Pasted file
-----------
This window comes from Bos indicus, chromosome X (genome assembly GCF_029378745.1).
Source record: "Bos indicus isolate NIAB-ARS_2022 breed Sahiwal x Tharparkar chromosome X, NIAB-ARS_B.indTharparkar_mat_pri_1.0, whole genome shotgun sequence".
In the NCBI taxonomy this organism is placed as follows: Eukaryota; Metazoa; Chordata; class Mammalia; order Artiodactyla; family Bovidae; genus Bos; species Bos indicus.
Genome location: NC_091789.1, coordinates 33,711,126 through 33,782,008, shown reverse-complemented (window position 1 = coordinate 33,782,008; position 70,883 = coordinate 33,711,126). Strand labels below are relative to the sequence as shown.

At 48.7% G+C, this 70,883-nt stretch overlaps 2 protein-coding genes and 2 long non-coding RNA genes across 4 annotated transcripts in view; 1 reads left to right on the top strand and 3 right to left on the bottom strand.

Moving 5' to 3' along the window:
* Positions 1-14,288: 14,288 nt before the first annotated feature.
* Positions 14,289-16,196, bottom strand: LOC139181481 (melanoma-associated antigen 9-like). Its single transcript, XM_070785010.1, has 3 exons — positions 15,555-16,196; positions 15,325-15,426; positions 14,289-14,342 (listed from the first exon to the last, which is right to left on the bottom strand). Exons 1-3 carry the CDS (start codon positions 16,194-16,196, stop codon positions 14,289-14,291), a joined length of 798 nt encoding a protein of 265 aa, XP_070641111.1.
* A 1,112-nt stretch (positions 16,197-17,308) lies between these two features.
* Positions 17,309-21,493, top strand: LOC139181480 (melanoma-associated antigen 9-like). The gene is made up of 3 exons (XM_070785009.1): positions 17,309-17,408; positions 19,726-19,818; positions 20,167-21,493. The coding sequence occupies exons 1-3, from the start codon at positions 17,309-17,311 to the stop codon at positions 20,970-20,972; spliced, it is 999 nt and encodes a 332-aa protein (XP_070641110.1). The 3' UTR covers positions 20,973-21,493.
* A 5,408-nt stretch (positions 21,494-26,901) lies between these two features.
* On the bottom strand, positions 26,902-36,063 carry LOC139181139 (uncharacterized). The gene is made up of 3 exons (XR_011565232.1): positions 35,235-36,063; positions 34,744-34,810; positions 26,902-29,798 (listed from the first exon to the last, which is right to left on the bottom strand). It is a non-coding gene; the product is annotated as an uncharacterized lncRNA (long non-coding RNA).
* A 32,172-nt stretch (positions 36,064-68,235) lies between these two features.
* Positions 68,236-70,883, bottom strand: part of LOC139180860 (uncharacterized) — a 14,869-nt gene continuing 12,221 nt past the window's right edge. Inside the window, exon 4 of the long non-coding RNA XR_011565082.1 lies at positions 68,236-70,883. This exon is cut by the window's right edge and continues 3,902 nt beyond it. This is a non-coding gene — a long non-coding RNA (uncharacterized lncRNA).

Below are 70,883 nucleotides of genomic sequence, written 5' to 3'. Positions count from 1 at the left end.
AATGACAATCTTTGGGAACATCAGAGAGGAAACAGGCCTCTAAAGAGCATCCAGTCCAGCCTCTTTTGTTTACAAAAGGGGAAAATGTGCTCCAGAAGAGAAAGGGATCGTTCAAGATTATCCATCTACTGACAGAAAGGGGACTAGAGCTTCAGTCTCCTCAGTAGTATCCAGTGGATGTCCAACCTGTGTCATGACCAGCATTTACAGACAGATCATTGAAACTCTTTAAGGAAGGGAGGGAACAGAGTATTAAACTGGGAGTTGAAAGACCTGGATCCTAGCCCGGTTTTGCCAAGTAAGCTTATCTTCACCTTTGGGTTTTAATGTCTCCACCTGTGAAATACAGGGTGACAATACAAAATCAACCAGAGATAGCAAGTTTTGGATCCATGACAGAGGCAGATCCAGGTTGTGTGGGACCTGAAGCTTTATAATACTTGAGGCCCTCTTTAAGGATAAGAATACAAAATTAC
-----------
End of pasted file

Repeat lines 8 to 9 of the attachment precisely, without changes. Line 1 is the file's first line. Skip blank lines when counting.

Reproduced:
* Positions 14,289-16,196, bottom strand: LOC139181481 (melanoma-associated antigen 9-like). Its single transcript, XM_070785010.1, has 3 exons — positions 15,555-16,196; positions 15,325-15,426; positions 14,289-14,342 (listed from the first exon to the last, which is right to left on the bottom strand). Exons 1-3 carry the CDS (start codon positions 16,194-16,196, stop codon positions 14,289-14,291), a joined length of 798 nt encoding a protein of 265 aa, XP_070641111.1.
* A 1,112-nt stretch (positions 16,197-17,308) lies between these two features.